A three-day workshop to validate report on the Assessment of Gender Mainstreaming and Election Management Bodies (EMBs) in the Economic Community of West African States (ECOWAS) region ended in Accra.
The report was validated and there were wide-ranging recommendations including a call on all EMBs to set up Gender Units.
The workshop, officially opened by the ECOWAS Commissioner for Social Affairs and Gender, Dr Siga Fatima Jagne represented by the Director for Social and Humanitarian Affairs, Dr Sintiki Ugbe, advocated that Gender Desks of EMBs should be well-resourced and possibly elevated to a department with sub-units to cater for issues related to youth and persons with disability.
“Each Gender Unit (should) start the process of developing long-term strategic plans for the purpose of advocacy within the leadership of the EMB and key electoral stakeholders,” recommended the workshop, attended by Focal Persons of EMBs.
The participants further called EMBs to develop an effective gender policy to assist in addressing the barriers faced by women in the electoral process.
EMBs should also work on providing during every election, gender dis-aggregated data of registered males and females, the voting pattern, and elected candidates, to allow for proper analysis, the workshop recommended.
It also called on EMBs to work with political parties, civil society, the media and other stakeholders to promote women’s participation and representation in politics.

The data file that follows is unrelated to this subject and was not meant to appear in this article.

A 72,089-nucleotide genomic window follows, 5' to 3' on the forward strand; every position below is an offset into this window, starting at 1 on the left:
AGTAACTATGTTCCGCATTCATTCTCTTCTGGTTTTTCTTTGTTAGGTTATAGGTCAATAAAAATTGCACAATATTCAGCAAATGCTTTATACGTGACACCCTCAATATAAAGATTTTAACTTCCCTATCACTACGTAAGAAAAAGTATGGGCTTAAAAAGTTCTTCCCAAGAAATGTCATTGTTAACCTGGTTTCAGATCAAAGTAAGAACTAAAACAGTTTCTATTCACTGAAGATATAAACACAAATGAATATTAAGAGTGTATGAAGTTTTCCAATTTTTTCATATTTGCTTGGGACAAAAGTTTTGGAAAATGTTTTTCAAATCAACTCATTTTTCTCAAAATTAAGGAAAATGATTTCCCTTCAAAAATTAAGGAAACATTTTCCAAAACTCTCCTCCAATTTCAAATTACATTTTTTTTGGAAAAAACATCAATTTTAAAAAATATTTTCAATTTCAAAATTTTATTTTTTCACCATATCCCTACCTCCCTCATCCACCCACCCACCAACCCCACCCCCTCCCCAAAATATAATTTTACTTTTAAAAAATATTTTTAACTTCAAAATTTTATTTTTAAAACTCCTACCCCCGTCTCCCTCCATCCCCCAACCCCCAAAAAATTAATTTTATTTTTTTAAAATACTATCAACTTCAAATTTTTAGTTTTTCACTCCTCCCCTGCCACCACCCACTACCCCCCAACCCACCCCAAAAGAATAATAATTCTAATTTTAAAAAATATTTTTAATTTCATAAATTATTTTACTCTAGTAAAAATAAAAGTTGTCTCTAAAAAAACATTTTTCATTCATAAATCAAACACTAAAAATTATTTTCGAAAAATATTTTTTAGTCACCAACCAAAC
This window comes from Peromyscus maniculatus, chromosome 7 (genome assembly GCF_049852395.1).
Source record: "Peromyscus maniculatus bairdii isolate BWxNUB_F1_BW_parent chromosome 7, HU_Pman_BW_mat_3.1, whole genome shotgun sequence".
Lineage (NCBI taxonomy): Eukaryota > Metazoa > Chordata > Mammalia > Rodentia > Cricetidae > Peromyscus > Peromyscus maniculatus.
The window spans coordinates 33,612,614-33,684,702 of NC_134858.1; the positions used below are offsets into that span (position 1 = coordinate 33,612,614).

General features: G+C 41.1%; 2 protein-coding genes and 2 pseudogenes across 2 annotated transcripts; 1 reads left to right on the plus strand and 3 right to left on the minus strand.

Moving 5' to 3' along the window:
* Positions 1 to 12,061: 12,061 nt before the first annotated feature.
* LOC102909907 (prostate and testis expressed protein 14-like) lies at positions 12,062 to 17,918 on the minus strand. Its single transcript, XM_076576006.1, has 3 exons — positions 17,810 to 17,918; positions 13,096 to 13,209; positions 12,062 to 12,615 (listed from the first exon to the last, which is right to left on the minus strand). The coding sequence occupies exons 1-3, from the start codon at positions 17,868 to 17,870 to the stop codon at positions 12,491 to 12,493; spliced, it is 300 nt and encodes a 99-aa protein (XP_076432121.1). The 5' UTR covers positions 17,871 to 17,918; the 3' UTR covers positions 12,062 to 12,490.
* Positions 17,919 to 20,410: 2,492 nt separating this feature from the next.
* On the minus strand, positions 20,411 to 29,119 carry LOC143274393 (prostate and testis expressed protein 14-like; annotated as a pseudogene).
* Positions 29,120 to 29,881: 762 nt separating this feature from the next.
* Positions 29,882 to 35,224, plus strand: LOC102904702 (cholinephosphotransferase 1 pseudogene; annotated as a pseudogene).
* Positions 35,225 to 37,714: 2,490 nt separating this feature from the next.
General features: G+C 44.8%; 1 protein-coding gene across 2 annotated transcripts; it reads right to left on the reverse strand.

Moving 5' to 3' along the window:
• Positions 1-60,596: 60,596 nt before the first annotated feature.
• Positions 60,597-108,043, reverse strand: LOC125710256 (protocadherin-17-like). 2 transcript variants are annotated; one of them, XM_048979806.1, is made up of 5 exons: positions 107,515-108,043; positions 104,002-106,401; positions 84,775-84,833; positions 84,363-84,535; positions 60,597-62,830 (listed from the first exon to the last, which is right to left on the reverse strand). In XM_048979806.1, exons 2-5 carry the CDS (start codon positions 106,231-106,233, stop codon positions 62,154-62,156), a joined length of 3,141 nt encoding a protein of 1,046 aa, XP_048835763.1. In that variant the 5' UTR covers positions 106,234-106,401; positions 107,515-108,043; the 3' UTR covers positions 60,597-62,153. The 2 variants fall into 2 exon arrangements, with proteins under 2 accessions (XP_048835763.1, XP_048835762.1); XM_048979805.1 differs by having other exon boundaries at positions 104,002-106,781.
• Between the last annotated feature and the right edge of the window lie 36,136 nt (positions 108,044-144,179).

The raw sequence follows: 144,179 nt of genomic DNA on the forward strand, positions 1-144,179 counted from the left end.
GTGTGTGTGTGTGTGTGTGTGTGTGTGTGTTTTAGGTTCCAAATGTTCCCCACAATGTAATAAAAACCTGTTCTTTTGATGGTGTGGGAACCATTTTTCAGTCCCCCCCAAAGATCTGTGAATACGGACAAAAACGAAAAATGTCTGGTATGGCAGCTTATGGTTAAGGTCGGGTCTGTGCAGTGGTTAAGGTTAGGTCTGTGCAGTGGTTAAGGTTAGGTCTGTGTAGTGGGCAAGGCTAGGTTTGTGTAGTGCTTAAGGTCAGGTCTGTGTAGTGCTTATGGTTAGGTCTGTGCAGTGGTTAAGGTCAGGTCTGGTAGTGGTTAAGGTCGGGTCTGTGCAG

Declaring the meeting closed on behalf of the Commissioner, Dr Ugbe urged the participants to return as strong advocates of gender mainstreaming in the political process of their respective countries.
She noted that the aggregation of positive actions at the national level would ensure the adoption of international best practices in gender mainstreaming and political inclusiveness at the regional level.
In her opening remarks, Commissioner Jagne had called on EMBs in West Africa to take concrete measures to enhance women’s political participation and representation and to make electoral processes more inclusive in the region.
“Election Management Bodies (EMBs) play an important and unique role in the consolidation of democracy and the promotion of human rights in our countries. They are, therefore, the bodies through which women’s rights can be effectively promoted,” she added.
ECOWAS has a Gender and Elections Strategic Framework and Action Plan, which was validated by regional experts and endorsed by regional Ministers in charge of women affairs in February 2017, and by the ECOWAS Council of Ministers, in June the same year.
The 10 thematic areas of the Framework or its strategic pillars have been designed into a five-year Action Plan (2017-2022), outlining some specific actions, including a mapping study on the Assessment of Gender Mainstreaming and EMBs in Electoral Processes in West Africa, which Report has now been validated by the Accra workshop.
The report highlights major impediments to gender mainstreaming in politics in West Africa, including women’s low literacy level, as well as financial and socio-cultural barriers.
It also recommends key actions to scale up the participation and representation of women and other vulnerable groups to ensure inclusiveness in the electoral process, such as an adequate representation of women at EMBs and political parties and proper funding of Gender Units at EMBs.
This validated report will be finalised by ECOWAS and ECONEC will form the basis for an Action Plan for the enhancement of gender mainstreaming within EMBs in the ECOWAS region.
Among the workshop attendees were Maria do Rosario Goncalves, Chair of Cabo Verde’s National Electoral Commission, who is also deputy Treasurer of the ECONEC governing board, Amada Aladoua, Vice-Chair of Niger’s National Electoral Commission and staff of the ECONEC Secretariat.
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